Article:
In my opinion, reading all of the directions before you get started is for wimps. Who has time? Jump right in, and things will work out.
So when I saw the photo of that delicious-looking loaf of bread that came in along with dee Hobsbawn-Smith’s recipe, I decided to give it a shot. It looked pretty simple. One pot, no kneading. I already had the flour in a mixing bowl before I realized how little my kitchen has in common with dee’s.
The first thing I didn’t have was einkorn. Well, I was pretty sure I didn’t have it, but to be honest, I wasn’t sure what it was. When I figured out it was a specialty flour, I substituted some home-ground brown flour from my freezer and carried on.
Then the recipe called for crushed seeds. I could have sworn I had some flaxseed and maybe even some sunflower seed somewhere, but I couldn’t find them. I substituted with a handful of Red River cereal.
Next on the list was milk stout beer. “Milk stout beer?” I thought to myself. “What even is that?” Then I realized “milk stout” was right there in the name of the bread recipe, so I quit complaining. This didn’t seem like a job for Corona, but I found an odd-looking bottle of some sort of ginger beer that had been lurking at the back of the basement fridge for well over a year.
Three substitutions in one recipe didn’t phase me. I’ve been living 30 miles from the nearest grocery store for more than 15 years. You can sometimes get away with borrowing a little icing sugar from the neighbours if you’re having a carrot cake emergency, but nobody’s going to tolerate you coming around demanding einkorn and milk stout.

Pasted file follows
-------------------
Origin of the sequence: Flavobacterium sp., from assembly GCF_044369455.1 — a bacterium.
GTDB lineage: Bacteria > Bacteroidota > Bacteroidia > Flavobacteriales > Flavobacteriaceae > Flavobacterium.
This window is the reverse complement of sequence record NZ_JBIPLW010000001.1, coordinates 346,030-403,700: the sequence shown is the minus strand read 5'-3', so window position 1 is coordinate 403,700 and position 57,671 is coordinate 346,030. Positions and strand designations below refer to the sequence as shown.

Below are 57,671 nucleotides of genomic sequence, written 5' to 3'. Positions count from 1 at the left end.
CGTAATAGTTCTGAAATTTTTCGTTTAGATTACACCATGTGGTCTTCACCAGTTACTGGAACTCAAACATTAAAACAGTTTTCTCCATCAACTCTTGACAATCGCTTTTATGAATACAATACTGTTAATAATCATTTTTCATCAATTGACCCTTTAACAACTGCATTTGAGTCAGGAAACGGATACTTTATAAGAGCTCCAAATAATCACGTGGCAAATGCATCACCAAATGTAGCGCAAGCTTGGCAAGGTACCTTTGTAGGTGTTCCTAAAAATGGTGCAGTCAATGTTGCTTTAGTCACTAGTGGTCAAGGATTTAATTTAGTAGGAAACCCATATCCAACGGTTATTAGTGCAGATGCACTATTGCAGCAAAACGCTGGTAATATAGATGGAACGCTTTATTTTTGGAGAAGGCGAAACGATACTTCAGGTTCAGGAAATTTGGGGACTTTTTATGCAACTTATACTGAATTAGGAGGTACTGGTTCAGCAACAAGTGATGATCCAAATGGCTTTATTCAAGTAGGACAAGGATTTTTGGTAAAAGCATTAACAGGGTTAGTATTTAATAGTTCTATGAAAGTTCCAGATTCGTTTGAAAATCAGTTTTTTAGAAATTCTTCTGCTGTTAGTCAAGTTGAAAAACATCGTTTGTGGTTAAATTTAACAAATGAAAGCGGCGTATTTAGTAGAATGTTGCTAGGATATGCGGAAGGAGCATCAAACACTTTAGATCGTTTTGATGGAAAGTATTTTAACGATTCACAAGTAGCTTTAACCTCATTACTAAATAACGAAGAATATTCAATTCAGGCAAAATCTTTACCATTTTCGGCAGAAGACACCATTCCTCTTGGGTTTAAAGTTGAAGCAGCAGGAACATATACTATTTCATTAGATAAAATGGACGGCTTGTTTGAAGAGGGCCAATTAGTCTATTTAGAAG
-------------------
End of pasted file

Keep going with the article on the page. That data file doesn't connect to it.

Learning to substitute comes with the territory of farm living. It’s especially true in the kitchen, where ordering in a pizza is just not an option. But it happens in the shop too. There are all kinds of situations where figuring out the next-best solution is faster than driving all the way to Home Hardware.
And now, substituting is easier than ever. It doesn’t take a lot of kitchen skill to type “what can I substitute for sugar?” in to Google. You’d be surprised what you can cook without having the actual ingredients on hand. (Well, my husband and son are often surprised, at any rate.)
The bread came out looking fine. Nothing like dee had intended, but not too bad, if you weren’t expecting something else. When I sent her the photo, dee wrote back. “Bread as a rule is very forgiving. So ignore the naysayers who live and die by exact ratios and formulas, and improv all you like.”
Thanks dee! I’ll keep taking that approach with more than just the bread.